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In Williamsburg, Upping Fees To Match Expectations

07/30/2008, By Katherine Dykstra


In Williamsburg, upping fees to match expectations

Williamsburg brokers jack up commissions as more Manhattan transplants look for rentals
July 30, 2008 06:31PM

David Kazemi of Bond New York in front of 216 Eckford Street in Williamsburg, where he recently brokered a rental for a 13 percent commission.

There was a time when one month's rent was enough to pay a broker to close a deal on a rental apartment in Williamsburg. But times are changing. 

As more Manhattanites cross the river, brokers in that Brooklyn neighborhood have capitalized on their new clientele's bred-in-Manhattan willingness to shell out cash for finding a prime rental. 

In the last few years, brokers at some of the higher-end rentals have realized that they no longer need to settle for a paltry commission of one month's rent (around 8.3 percent of an apartment's annual rent). In many cases, they've found that they can charge up to 15 percent of an apartment's annual rent, and customers will pay it. 

"In the last two to three years we've seen a big change," said Christine Blackburn, vice president of Prudential Douglas Elliman's Barak-Blackburn Group, which does much of its work in Williamsburg. "It used to be that you couldn't ask for more than a month." 

Yesterday's Williamsburg — which was swarmed largely by artists and other young people looking for cheap apartments — has given way to twenty- and thirty-something Wall Streeters and professionals who don't have to worry as much about pinching pennies. 

"Initially, our core business was artists, college students and recent grads renting raw lofts or small, unrenovated apartments," said Alex Saltalamacchia, director of leasing at "Today we're renting more and more to financial types and creative professionals looking for similar amenities they have come to expect in Manhattan." 

And with those Manhattan expectations, the new Williamsburg renters have also brought their acceptance of Manhattan-style commissions. 

"We always tried collecting at least 10 percent of the annual rent, less in certain instances initially," said Saltalamacchia. "But since the influx of Manhattan renters coming to Williamsburg, we've gotten more aggressive, as most Manhattan renters are paying 15 percent of the annual rent."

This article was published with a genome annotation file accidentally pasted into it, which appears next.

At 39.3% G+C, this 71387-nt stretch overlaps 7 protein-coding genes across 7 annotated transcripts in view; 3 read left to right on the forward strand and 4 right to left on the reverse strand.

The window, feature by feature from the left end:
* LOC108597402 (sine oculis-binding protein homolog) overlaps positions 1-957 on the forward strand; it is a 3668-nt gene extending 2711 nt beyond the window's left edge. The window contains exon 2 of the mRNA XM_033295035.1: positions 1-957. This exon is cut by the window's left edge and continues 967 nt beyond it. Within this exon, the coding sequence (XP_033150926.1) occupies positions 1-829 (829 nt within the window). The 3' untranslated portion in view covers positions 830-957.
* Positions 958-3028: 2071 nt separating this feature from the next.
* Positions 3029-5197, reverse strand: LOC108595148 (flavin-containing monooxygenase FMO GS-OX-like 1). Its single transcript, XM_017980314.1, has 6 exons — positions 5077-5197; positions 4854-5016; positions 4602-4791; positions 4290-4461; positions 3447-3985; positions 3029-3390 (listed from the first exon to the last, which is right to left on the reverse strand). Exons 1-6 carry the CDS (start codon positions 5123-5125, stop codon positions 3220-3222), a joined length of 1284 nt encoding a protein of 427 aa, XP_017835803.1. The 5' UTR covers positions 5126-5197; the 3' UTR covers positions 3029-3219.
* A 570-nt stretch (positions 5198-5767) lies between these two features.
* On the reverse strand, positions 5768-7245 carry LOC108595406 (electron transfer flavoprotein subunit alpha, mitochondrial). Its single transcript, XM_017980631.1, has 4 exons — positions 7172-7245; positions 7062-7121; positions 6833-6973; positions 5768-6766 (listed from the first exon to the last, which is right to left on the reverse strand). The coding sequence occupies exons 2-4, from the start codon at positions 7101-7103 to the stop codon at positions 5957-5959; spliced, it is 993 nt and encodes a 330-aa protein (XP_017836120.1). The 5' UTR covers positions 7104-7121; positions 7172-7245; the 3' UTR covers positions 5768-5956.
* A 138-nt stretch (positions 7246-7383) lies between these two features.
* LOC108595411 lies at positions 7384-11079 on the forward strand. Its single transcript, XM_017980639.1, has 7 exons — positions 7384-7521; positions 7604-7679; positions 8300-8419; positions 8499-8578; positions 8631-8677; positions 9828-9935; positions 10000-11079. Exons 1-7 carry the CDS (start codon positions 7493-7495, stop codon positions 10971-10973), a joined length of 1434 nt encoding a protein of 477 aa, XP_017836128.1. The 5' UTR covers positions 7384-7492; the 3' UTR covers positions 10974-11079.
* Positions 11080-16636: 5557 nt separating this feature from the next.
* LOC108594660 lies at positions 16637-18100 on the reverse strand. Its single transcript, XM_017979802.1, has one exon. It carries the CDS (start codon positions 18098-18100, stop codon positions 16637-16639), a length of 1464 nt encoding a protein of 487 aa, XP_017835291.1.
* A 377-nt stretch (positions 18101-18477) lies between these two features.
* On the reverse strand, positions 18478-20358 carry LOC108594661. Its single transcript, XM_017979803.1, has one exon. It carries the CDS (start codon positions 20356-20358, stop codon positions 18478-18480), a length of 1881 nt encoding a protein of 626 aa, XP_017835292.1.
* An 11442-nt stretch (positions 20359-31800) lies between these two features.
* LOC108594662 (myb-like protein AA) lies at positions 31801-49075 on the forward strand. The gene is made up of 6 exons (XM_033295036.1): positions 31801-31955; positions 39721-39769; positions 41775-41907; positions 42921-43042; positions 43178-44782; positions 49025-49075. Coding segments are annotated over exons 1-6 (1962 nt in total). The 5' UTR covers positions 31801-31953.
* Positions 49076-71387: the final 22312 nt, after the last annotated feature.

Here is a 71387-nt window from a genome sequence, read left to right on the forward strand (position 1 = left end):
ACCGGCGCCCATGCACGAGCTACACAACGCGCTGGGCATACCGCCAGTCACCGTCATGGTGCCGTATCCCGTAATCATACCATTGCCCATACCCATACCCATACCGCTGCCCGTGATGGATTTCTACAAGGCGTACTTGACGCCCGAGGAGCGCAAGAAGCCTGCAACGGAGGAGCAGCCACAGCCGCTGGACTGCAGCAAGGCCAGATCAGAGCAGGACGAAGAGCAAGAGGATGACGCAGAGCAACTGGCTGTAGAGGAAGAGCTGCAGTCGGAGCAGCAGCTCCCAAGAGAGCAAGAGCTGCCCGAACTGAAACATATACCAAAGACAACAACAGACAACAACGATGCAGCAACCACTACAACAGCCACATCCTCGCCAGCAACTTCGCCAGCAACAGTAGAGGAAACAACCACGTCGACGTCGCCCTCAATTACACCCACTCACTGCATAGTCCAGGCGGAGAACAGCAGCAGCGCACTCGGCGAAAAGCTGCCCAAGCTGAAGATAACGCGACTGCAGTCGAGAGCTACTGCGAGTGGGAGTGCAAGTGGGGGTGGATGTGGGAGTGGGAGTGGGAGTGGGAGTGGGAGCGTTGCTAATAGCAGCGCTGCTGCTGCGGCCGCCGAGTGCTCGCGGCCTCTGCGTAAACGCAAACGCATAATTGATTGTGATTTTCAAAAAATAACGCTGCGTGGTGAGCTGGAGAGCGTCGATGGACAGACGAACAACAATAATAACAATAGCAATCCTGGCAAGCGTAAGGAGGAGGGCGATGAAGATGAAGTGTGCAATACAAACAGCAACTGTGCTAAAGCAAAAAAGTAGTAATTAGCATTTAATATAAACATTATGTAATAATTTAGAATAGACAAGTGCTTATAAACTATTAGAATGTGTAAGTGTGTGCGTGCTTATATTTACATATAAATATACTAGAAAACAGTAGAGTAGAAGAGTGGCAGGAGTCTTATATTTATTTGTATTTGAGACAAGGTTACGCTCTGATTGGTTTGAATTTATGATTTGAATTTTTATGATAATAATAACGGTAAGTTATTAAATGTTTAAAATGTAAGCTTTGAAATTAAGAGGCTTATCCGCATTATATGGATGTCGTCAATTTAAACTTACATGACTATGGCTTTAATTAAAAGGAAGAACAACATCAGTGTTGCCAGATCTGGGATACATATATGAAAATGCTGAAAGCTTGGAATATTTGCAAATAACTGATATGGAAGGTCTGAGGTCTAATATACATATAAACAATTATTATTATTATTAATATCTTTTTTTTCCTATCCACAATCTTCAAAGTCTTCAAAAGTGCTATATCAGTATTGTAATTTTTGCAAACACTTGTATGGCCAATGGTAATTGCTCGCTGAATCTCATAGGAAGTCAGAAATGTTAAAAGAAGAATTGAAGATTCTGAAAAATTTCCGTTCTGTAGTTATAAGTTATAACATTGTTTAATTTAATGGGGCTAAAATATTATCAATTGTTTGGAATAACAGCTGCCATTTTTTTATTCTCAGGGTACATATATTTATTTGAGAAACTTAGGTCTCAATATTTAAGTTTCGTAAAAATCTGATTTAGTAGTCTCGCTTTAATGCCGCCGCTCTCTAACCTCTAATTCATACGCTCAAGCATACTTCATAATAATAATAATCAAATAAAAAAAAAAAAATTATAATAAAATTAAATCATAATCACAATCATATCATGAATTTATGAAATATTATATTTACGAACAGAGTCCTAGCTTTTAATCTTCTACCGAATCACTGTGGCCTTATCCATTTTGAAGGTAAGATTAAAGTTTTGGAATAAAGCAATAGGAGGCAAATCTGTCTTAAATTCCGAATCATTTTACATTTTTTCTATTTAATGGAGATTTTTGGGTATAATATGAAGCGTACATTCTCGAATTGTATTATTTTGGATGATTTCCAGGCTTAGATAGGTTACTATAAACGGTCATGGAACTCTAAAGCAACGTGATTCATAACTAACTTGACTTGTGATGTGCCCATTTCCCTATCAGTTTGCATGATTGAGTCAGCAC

In fact, according to Saltalamacchia, approximately 50 percent of's renters are from Manhattan. That has helped the company charge between 10 and 12 percent of a lessee's annual rent. 

The Barak-Blackburn Group charges between 12 and 15 percent. 

"Now that Douglas Elliman and Corcoran have come to the neighborhood, they're charging more," said Blackburn. 

Brokers say the more aggressive commissions almost always come in higher-end rental buildings. 

"[Manhattan] landlords are smart, and they know if they renovate they'll get a higher rent," said Blackburn, noting that more and more landlords in Williamsburg are realizing the value of their property. "And that mentality has come to Williamsburg." 

This isn't to say that one-month or no-fee apartments no longer exist, because they do. But they are usually in older buildings that have not been renovated. That effectively has Williamsburg's rental market operating on two planes. 

"You can get a junky unrenovated railroad apartment with no fee from the owner on Craigslist, but you probably just signed up for a bug infestation or mice," said Blackburn. 

"Up until three years ago, you didn't have the higher-end," she added. "Now owners know they can get Manhattan rents if they deliver a Manhattan product, because there is the demand. And those are the ones that pay 12 to 15 percent." 

That doesn't mean that there isn't any negotiating on broker fees. 

David Kazemi, a vice president at Bond New York, recently brokered a rental for a condo owner in an eight-unit boutique building at 216 Eckford Street. 

He told the lessees up front that he required a 15 percent commission, but then allowed them to talk him down to 13 percent in order to make the deal. 

The renters got a 1,167-square-foot duplex with two full bathrooms, a fireplace, a sauna and a 300-square-foot garden for $2,900 a month, said Kazemi. In Manhattan something like that could go for up to $6,000, he said. 

Still, starting negotiations for commission at 15 percent, only to be talked down to 13 percent, could be a highly strategic move. 

And, Saltalamacchia points out that there are deals to be had in the area, which is seeing more new construction rental buildings because of the softening market. 

"We actively track the Manhattan rental market, and [Williamsburg is] well below their averages," he said.

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